Mr. Wand said the marijuana could be sent home with the patient’s family member or caregiver, but stressed that he was only expressing a personal opinion. “Each medical staff and P&T [pharmacy and therapeutics] committee is going to make their own decision on this.”

Practice Uncertainties
Among the states that have legalized marijuana for medical use, there’s considerable variability regarding specifics, including whether at-home cultivation is permitted, as well as which medical conditions are covered. Nearly all of the states require the user to carry an identification card. For more state-by-state specifics, the Marijuana Policy Project provides an online chart. (Scan 2-D bar code on this page to access.)

In Arizona, which began taking applications in mid-April, hospitals can verify if a patient is legally authorized to use the drug, Mr. Van Hassel said. The names of all cardholders are submitted to the state’s prescription drug monitoring program, he said.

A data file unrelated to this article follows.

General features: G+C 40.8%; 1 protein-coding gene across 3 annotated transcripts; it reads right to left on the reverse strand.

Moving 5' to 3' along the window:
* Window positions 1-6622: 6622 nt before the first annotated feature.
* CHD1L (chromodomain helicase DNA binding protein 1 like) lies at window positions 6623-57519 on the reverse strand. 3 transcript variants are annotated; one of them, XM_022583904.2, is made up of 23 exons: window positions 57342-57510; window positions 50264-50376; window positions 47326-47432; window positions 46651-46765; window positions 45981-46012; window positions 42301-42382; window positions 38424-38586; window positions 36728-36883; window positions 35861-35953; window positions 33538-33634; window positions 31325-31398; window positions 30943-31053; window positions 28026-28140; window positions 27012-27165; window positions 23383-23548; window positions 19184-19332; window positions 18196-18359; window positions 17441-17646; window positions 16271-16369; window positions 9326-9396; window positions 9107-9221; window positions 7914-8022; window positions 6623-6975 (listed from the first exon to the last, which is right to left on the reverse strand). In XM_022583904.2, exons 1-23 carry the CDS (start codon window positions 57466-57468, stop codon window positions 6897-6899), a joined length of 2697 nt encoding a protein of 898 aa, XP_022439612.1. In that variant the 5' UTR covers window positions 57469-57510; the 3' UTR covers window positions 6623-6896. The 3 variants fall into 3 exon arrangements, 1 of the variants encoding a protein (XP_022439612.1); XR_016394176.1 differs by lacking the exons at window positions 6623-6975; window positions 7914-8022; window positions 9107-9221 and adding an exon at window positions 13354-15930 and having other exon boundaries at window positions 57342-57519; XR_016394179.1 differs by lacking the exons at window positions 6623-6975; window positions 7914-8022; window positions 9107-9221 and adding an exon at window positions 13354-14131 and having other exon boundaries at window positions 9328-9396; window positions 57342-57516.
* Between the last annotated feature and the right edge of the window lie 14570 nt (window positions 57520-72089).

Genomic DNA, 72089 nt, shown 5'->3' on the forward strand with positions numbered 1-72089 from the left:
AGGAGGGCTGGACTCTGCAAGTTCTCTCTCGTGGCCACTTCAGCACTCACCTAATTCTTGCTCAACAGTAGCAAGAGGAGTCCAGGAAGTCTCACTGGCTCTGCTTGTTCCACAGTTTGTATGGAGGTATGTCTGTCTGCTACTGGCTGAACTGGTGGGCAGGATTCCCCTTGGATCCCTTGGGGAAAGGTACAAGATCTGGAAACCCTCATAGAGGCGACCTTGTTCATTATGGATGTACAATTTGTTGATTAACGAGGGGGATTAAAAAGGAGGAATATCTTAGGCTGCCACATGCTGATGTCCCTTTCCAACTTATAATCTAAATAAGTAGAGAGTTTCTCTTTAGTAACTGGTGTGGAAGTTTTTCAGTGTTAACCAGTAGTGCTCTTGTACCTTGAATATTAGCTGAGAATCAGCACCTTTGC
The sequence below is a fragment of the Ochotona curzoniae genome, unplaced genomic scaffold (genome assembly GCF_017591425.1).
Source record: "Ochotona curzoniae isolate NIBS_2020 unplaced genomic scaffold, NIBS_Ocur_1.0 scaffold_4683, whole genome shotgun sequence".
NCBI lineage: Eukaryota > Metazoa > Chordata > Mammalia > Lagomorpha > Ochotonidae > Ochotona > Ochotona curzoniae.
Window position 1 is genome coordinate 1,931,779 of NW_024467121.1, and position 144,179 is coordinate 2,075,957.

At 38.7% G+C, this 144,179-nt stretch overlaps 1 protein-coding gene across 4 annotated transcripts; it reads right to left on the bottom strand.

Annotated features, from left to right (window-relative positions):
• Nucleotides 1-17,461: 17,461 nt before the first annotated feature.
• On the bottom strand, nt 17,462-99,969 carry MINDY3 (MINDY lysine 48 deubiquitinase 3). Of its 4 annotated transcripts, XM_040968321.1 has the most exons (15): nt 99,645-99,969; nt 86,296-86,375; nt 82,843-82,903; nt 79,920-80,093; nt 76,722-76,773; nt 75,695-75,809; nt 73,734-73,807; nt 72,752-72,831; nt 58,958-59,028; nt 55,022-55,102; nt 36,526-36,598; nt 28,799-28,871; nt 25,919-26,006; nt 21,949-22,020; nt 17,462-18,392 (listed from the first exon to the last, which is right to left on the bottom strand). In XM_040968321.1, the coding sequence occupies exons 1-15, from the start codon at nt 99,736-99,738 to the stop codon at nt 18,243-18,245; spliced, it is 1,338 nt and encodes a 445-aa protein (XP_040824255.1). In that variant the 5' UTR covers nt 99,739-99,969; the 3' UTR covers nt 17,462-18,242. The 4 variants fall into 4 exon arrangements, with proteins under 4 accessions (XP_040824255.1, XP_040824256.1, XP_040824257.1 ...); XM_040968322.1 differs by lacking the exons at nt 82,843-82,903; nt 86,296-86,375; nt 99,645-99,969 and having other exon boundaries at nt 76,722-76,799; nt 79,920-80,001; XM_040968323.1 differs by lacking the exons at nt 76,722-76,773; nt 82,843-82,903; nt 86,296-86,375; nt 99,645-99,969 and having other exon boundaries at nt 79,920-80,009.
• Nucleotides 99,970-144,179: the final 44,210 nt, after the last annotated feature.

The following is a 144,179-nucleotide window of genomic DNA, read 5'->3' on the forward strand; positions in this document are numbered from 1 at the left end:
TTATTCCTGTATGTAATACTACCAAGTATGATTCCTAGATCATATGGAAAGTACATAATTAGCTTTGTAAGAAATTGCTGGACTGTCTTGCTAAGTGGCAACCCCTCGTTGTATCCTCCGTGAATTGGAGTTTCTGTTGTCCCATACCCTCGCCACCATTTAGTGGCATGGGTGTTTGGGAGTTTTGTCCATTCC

But other problems might crop up, he said. For one thing, Yuma Regional is a nonsmoking facility, so where does prescribed marijuana fit in? Plus, there’s the quality and safety issue, given the variability in marijuana products. How can the safety and potency of the product be verified?

There also are potential security headaches, Mr. Van Hassel said. Medical marijuana will have to be stored in a locked vault somewhere. Otherwise, the patient could potentially argue that it had been stolen, and the hospital was on the hook to replace it, as it would with a stolen pair of eyeglasses.

“It’s a whole can of worms,” he said. “One solution to one problem may cause a problem in another area.”